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Subject: Re: [boost] [general] What will string handling in C++ look like in the future [was Always treat ... ]
From: Edward Diener (eldiener_at_[hidden])
Date: 2011-01-19 20:43:09

On 1/19/2011 6:25 PM, Brent Spillner wrote:
> On 1/19/2011 11:33 AM, Peter Dimov wrote:
>> This was the prevailing thinking once. First this number of bits was 16,
>> which incorrect assumption claimed Microsoft and Java as victims, then
>> it became 21 (or 22?). Eventually, people realized that this will never
>> happen even if we allocate 32 bits per character, so here we are.
> The OED lists ~600,000 words, so 32 bits is enough space to provide a
> fully pictographic alphabet for over 7,000 languages as rich as English,
> with room for a few line-drawing characters left over. Surely that's enough?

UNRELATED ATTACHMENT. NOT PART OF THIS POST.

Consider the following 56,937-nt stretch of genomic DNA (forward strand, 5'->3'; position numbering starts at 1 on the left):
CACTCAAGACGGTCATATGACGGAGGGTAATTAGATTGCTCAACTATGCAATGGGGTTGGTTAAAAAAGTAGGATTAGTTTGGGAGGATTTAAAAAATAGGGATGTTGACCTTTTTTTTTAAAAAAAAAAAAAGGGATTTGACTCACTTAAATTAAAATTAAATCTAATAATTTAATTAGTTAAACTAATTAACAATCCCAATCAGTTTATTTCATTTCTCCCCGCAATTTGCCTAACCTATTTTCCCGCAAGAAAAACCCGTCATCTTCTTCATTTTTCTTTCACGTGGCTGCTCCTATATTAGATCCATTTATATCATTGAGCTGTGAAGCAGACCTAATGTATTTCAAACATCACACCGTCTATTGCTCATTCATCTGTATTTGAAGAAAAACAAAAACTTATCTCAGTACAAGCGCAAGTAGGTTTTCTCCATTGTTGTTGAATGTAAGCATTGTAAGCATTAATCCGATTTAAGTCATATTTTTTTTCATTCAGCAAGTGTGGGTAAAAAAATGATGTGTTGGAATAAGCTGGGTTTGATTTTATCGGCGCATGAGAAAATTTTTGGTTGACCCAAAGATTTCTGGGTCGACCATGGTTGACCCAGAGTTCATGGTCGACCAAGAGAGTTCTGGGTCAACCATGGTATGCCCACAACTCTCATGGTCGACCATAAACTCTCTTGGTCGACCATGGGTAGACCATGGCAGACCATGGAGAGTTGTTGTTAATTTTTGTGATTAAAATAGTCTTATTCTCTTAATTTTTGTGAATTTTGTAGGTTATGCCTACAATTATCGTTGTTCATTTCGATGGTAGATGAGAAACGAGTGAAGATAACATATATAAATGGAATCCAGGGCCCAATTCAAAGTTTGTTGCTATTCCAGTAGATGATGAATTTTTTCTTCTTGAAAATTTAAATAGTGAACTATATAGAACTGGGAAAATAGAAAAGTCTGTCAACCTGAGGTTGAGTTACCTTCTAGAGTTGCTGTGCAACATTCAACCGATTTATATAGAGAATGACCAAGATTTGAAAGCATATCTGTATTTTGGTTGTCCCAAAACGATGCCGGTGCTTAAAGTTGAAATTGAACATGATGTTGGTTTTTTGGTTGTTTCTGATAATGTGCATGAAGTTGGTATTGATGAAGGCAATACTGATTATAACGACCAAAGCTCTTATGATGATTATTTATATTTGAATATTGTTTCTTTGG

It is technically enough. In fact Unicode only uses 0x10FFF code points
in the range 0 to 0x10FFF, and a UTF-32 value will therefore not exceed
0x10FFF. So in fact UTF-32 can easily handle all of the code points in

But Unicode has the idea of an abstract character, which may be
represented by a more than 1 code point. Whether an abstract character
is always considered a single character, or an amalgam of a single
character ( code point ) and various formatting/graphical code points,
is probably debatable. But if one assumes that an abstract character is
a single "character" in some encoding, then the way that Unicode has
mapped out abstract characters allows for that "character" to be larger
than what will fit into a single UTF-32 encoding.

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